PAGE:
May 03, 2003

Haag-Drugulin 1932 Type Sample Book

One of my favorite possessions is the 1932 "Anwendungsproben der schönsten Drugulin Schriften erstes heft" published by Offiziin Haag-Drugulin in Leipzig.

Apparently, the type house is still operating although it had passed into state hands (East Germany) after the war. It has been preserved as part of a Printing History Museum. In September 2000, the Association Typographique Internationale conference was hosted at the Museum. There's an interesting history of the firm at the conference site.

The Offizin Haag-Drugulin has played a significant role in publishing, printing and literary history. Its origins can be traced back to the 18th Century. 1829, when Friedrich Nies from Offenbach acquired the printing workshop, is regarded as the year of its foundation. As early as 1831, Nies had attached a type foundry to the business, which he equipped with typefaces for setting Oriental languages. Since then, the printing workshop has always been a synonym for typographic diversity and quality. At the end of the 19th Century, it was even trying to take the place of the lavishly equipped state printing works in Vienna and Paris in the field of Oriental languages.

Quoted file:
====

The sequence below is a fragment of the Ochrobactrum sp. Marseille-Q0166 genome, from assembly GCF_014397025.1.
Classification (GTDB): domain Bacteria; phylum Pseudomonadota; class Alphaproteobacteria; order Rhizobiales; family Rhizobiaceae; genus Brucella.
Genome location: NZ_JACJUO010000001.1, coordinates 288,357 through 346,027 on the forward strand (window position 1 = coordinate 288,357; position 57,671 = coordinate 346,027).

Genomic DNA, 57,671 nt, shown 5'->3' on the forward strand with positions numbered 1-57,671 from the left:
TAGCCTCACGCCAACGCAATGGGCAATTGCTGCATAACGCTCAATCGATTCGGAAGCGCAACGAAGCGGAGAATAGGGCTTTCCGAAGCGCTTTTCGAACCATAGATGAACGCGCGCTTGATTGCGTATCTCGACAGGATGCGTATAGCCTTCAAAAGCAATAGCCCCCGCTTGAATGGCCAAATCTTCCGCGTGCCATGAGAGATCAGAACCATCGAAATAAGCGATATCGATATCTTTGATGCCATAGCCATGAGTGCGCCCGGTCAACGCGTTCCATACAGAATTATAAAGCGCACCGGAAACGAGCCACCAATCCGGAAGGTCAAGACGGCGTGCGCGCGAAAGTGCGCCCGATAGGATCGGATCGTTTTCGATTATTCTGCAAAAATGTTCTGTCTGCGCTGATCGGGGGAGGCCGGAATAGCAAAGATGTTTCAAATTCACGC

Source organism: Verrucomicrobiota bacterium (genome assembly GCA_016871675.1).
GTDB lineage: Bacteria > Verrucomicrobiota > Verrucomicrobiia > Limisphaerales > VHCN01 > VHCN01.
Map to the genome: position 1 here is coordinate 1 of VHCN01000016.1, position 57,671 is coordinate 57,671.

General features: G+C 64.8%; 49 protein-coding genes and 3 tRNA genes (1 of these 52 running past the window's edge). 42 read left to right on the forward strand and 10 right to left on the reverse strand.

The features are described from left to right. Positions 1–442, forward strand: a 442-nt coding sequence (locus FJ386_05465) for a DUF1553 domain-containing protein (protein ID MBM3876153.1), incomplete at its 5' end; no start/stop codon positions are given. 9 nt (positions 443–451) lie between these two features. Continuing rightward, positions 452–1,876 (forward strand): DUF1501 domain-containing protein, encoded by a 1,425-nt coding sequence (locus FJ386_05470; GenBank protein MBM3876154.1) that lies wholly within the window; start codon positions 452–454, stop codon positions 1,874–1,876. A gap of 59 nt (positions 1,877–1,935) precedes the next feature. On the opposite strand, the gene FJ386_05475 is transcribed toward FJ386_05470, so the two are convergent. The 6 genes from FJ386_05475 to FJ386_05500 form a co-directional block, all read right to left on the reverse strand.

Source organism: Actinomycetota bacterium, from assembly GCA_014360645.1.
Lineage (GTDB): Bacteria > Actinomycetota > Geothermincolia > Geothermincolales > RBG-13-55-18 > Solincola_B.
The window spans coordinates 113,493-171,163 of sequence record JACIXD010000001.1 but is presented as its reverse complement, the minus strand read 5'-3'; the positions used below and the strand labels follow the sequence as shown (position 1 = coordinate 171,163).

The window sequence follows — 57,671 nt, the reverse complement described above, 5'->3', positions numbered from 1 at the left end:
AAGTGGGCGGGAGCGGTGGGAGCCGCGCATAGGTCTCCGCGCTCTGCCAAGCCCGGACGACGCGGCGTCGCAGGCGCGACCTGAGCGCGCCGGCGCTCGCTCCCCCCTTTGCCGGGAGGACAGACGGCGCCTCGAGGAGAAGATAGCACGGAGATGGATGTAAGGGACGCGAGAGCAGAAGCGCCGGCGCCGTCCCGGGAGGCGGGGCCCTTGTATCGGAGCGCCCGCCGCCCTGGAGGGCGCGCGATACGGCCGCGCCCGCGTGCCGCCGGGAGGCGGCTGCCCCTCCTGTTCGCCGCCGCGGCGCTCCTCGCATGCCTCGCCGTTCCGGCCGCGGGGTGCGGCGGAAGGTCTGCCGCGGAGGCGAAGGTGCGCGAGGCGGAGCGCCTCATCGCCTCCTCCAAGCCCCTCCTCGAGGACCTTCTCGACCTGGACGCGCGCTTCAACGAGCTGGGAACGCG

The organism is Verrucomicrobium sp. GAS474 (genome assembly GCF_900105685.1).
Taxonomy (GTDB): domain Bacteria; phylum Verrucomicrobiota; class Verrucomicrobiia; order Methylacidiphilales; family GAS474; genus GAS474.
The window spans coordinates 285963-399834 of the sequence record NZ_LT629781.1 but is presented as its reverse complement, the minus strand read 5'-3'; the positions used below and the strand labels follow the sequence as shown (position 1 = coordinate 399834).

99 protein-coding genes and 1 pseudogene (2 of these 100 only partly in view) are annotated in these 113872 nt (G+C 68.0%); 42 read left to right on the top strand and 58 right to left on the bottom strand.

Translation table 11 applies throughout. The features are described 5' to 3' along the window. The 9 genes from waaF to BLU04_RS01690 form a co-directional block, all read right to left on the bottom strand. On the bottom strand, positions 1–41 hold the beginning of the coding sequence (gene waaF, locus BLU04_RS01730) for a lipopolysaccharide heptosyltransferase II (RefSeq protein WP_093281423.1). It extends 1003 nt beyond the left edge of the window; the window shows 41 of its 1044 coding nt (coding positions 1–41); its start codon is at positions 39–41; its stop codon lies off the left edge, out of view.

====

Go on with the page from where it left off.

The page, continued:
In spite of these conditions, business did not always develop smoothly. After the First World War the interest for Oriental books waned. And people no longer had any money for lavishly designed books, once a speciality of the company. In 1928 the company merged with the Haag printing house, which had moved into the area, and it has traded as Offizin Haag-Drugulin since that time.

Each page is a magnificent example of letterpress setting. Samples of Hebrew, Arabic, and other languages as well as a range of styles and fonts from classical Fraktur to the "à la mode" Bauhaus style.

I'm scanning the book now (of course, I'm starting with my favorite pages). Anyone interested in the finished product, or even the progress, should get in touch at haag @

The large version of the cover is in the extended entry.

Posted by campbell at May 3, 2003 07:23 PM | TrackBack